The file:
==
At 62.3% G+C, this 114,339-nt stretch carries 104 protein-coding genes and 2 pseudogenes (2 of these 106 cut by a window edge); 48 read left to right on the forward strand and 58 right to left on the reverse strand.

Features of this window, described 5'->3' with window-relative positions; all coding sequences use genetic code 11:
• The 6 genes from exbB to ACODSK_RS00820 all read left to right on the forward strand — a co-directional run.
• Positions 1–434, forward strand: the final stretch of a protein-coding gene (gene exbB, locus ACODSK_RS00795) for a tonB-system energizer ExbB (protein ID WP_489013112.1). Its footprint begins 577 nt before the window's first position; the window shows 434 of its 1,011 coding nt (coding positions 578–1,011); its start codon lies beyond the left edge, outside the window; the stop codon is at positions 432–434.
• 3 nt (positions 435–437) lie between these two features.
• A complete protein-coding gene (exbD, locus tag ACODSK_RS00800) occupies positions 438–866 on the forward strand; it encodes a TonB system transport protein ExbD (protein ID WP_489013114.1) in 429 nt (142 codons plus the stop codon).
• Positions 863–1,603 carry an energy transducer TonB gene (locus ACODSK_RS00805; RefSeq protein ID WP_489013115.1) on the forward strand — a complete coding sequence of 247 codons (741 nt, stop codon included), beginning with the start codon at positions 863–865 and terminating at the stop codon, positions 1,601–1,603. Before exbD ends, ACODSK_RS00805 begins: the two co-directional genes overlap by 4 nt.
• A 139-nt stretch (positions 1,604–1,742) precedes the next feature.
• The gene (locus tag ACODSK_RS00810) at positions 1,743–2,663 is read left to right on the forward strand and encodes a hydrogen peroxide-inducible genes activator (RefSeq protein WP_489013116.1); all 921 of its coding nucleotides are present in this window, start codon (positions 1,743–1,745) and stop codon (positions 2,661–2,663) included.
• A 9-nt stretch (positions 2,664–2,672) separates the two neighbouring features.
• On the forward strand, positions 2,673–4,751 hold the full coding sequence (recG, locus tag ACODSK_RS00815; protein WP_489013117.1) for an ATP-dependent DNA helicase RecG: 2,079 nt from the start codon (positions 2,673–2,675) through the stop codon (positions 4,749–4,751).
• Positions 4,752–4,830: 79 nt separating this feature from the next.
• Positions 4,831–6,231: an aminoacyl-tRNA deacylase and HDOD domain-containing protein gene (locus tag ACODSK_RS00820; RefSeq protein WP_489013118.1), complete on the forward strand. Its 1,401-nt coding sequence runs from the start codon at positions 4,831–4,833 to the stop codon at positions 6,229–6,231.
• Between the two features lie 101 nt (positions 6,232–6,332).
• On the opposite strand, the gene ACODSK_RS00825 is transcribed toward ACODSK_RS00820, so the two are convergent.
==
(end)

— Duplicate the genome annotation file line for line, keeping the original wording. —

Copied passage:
At 62.3% G+C, this 114,339-nt stretch carries 104 protein-coding genes and 2 pseudogenes (2 of these 106 cut by a window edge); 48 read left to right on the forward strand and 58 right to left on the reverse strand.

Features of this window, described 5'->3' with window-relative positions; all coding sequences use genetic code 11:
• The 6 genes from exbB to ACODSK_RS00820 all read left to right on the forward strand — a co-directional run.
• Positions 1–434, forward strand: the final stretch of a protein-coding gene (gene exbB, locus ACODSK_RS00795) for a tonB-system energizer ExbB (protein ID WP_489013112.1). Its footprint begins 577 nt before the window's first position; the window shows 434 of its 1,011 coding nt (coding positions 578–1,011); its start codon lies beyond the left edge, outside the window; the stop codon is at positions 432–434.
• 3 nt (positions 435–437) lie between these two features.
• A complete protein-coding gene (exbD, locus tag ACODSK_RS00800) occupies positions 438–866 on the forward strand; it encodes a TonB system transport protein ExbD (protein ID WP_489013114.1) in 429 nt (142 codons plus the stop codon).
• Positions 863–1,603 carry an energy transducer TonB gene (locus ACODSK_RS00805; RefSeq protein ID WP_489013115.1) on the forward strand — a complete coding sequence of 247 codons (741 nt, stop codon included), beginning with the start codon at positions 863–865 and terminating at the stop codon, positions 1,601–1,603. Before exbD ends, ACODSK_RS00805 begins: the two co-directional genes overlap by 4 nt.
• A 139-nt stretch (positions 1,604–1,742) precedes the next feature.
• The gene (locus tag ACODSK_RS00810) at positions 1,743–2,663 is read left to right on the forward strand and encodes a hydrogen peroxide-inducible genes activator (RefSeq protein WP_489013116.1); all 921 of its coding nucleotides are present in this window, start codon (positions 1,743–1,745) and stop codon (positions 2,661–2,663) included.
• A 9-nt stretch (positions 2,664–2,672) separates the two neighbouring features.
• On the forward strand, positions 2,673–4,751 hold the full coding sequence (recG, locus tag ACODSK_RS00815; protein WP_489013117.1) for an ATP-dependent DNA helicase RecG: 2,079 nt from the start codon (positions 2,673–2,675) through the stop codon (positions 4,749–4,751).
• Positions 4,752–4,830: 79 nt separating this feature from the next.
• Positions 4,831–6,231: an aminoacyl-tRNA deacylase and HDOD domain-containing protein gene (locus tag ACODSK_RS00820; RefSeq protein WP_489013118.1), complete on the forward strand. Its 1,401-nt coding sequence runs from the start codon at positions 4,831–4,833 to the stop codon at positions 6,229–6,231.
• Between the two features lie 101 nt (positions 6,232–6,332).
• On the opposite strand, the gene ACODSK_RS00825 is transcribed toward ACODSK_RS00820, so the two are convergent.